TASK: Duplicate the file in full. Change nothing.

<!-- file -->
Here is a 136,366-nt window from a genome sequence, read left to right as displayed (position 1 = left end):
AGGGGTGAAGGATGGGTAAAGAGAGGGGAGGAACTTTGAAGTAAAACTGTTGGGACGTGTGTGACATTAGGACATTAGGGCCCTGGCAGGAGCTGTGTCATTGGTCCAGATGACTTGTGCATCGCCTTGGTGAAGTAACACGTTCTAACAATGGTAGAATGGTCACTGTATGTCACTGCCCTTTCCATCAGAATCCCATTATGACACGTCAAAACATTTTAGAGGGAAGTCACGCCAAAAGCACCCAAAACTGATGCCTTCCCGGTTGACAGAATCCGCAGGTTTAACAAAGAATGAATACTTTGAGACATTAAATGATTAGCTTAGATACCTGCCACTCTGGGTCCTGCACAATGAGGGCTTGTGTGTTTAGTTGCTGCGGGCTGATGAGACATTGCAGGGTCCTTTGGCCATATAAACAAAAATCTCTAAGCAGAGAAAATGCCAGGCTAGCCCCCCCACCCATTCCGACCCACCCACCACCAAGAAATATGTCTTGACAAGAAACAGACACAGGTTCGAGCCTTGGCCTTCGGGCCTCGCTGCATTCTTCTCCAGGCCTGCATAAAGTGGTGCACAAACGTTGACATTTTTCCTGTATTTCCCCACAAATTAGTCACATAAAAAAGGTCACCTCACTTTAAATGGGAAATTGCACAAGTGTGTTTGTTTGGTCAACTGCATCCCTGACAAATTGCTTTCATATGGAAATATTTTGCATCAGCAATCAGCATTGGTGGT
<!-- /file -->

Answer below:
Here is a 136,366-nt window from a genome sequence, read left to right as displayed (position 1 = left end):
AGGGGTGAAGGATGGGTAAAGAGAGGGGAGGAACTTTGAAGTAAAACTGTTGGGACGTGTGTGACATTAGGACATTAGGGCCCTGGCAGGAGCTGTGTCATTGGTCCAGATGACTTGTGCATCGCCTTGGTGAAGTAACACGTTCTAACAATGGTAGAATGGTCACTGTATGTCACTGCCCTTTCCATCAGAATCCCATTATGACACGTCAAAACATTTTAGAGGGAAGTCACGCCAAAAGCACCCAAAACTGATGCCTTCCCGGTTGACAGAATCCGCAGGTTTAACAAAGAATGAATACTTTGAGACATTAAATGATTAGCTTAGATACCTGCCACTCTGGGTCCTGCACAATGAGGGCTTGTGTGTTTAGTTGCTGCGGGCTGATGAGACATTGCAGGGTCCTTTGGCCATATAAACAAAAATCTCTAAGCAGAGAAAATGCCAGGCTAGCCCCCCCACCCATTCCGACCCACCCACCACCAAGAAATATGTCTTGACAAGAAACAGACACAGGTTCGAGCCTTGGCCTTCGGGCCTCGCTGCATTCTTCTCCAGGCCTGCATAAAGTGGTGCACAAACGTTGACATTTTTCCTGTATTTCCCCACAAATTAGTCACATAAAAAAGGTCACCTCACTTTAAATGGGAAATTGCACAAGTGTGTTTGTTTGGTCAACTGCATCCCTGACAAATTGCTTTCATATGGAAATATTTTGCATCAGCAATCAGCATTGGTGGT